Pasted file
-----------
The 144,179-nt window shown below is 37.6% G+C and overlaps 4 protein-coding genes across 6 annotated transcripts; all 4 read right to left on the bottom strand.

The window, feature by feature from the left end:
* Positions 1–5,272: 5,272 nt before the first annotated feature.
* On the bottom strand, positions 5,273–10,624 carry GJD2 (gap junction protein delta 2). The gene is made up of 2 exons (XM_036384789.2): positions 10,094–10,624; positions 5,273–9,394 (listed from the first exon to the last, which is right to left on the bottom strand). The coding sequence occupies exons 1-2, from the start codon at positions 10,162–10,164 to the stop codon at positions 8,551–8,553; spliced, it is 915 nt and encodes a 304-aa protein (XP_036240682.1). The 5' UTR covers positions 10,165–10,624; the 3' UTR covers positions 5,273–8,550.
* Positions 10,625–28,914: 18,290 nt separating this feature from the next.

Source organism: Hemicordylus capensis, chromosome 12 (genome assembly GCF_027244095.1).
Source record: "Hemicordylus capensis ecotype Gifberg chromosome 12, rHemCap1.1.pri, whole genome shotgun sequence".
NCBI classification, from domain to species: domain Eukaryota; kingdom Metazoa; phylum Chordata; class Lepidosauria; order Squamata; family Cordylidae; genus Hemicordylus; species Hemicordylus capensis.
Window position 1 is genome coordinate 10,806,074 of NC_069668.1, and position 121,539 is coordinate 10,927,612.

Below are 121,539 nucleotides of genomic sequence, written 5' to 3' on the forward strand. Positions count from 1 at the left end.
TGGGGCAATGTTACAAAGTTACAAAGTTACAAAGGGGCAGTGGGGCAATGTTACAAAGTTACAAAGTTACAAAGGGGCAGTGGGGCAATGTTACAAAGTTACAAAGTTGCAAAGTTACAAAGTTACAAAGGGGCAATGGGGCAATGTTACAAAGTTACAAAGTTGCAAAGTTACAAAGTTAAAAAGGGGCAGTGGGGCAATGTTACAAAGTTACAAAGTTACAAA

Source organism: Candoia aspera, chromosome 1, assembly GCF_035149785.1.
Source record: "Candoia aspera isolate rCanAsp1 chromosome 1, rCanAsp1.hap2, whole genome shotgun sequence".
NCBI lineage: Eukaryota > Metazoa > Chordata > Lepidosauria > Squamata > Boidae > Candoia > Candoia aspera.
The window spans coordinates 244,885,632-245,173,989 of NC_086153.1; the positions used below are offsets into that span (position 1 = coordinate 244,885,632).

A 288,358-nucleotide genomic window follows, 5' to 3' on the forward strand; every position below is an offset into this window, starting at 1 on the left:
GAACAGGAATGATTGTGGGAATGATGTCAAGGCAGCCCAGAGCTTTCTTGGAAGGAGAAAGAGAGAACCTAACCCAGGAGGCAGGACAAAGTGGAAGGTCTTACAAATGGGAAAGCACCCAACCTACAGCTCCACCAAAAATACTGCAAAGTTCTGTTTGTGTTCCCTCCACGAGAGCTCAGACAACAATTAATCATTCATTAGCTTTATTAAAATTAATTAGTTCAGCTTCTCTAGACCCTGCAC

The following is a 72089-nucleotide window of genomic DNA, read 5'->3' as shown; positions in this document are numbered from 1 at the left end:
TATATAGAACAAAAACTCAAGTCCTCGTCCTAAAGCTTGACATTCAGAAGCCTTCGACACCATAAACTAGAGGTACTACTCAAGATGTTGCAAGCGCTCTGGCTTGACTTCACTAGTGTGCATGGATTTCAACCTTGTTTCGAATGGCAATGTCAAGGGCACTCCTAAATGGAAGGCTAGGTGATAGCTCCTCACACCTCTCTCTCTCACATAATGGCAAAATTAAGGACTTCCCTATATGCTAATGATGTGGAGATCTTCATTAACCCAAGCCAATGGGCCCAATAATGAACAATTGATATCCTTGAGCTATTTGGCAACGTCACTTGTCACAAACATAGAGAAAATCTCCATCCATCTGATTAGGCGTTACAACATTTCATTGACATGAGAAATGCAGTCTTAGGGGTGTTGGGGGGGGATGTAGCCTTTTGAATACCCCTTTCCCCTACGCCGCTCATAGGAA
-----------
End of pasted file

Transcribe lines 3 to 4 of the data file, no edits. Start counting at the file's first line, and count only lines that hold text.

* Positions 1–5,272: 5,272 nt before the first annotated feature.
* On the bottom strand, positions 5,273–10,624 carry GJD2 (gap junction protein delta 2). The gene is made up of 2 exons (XM_036384789.2): positions 10,094–10,624; positions 5,273–9,394 (listed from the first exon to the last, which is right to left on the bottom strand). The coding sequence occupies exons 1-2, from the start codon at positions 10,162–10,164 to the stop codon at positions 8,551–8,553; spliced, it is 915 nt and encodes a 304-aa protein (XP_036240682.1). The 5' UTR covers positions 10,165–10,624; the 3' UTR covers positions 5,273–8,550.